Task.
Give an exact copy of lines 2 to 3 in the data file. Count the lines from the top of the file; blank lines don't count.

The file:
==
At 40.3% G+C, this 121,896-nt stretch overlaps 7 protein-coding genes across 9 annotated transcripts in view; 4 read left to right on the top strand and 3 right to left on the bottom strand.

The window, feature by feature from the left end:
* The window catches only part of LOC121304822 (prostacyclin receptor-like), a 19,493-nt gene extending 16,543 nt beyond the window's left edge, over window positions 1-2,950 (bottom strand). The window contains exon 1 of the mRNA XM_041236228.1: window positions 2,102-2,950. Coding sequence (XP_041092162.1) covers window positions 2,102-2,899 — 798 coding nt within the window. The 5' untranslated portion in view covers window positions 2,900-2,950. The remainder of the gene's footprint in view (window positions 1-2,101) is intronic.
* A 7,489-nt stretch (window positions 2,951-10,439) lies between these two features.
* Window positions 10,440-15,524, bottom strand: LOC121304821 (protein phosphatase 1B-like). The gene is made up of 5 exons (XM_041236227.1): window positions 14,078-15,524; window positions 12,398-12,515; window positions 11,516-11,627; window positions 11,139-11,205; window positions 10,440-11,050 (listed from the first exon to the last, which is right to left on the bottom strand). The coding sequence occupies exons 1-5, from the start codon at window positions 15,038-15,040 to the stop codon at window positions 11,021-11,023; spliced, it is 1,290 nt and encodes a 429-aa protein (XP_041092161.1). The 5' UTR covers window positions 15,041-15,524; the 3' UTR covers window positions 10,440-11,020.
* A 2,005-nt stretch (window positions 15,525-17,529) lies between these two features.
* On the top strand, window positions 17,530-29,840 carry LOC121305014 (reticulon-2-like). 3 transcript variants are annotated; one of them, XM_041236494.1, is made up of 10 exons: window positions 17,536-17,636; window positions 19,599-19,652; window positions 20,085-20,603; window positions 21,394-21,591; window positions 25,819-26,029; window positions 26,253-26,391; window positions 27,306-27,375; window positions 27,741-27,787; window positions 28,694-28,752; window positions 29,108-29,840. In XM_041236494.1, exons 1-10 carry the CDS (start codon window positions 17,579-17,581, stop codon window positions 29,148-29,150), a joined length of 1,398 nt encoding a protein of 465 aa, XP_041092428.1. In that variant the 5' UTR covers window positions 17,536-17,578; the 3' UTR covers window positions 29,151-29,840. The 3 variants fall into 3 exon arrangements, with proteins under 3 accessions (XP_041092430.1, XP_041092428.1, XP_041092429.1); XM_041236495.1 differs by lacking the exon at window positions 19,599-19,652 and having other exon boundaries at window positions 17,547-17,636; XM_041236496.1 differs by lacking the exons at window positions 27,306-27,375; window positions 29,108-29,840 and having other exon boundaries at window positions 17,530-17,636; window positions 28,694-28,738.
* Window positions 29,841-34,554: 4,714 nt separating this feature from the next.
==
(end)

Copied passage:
The window, feature by feature from the left end:
* The window catches only part of LOC121304822 (prostacyclin receptor-like), a 19,493-nt gene extending 16,543 nt beyond the window's left edge, over window positions 1-2,950 (bottom strand). The window contains exon 1 of the mRNA XM_041236228.1: window positions 2,102-2,950. Coding sequence (XP_041092162.1) covers window positions 2,102-2,899 — 798 coding nt within the window. The 5' untranslated portion in view covers window positions 2,900-2,950. The remainder of the gene's footprint in view (window positions 1-2,101) is intronic.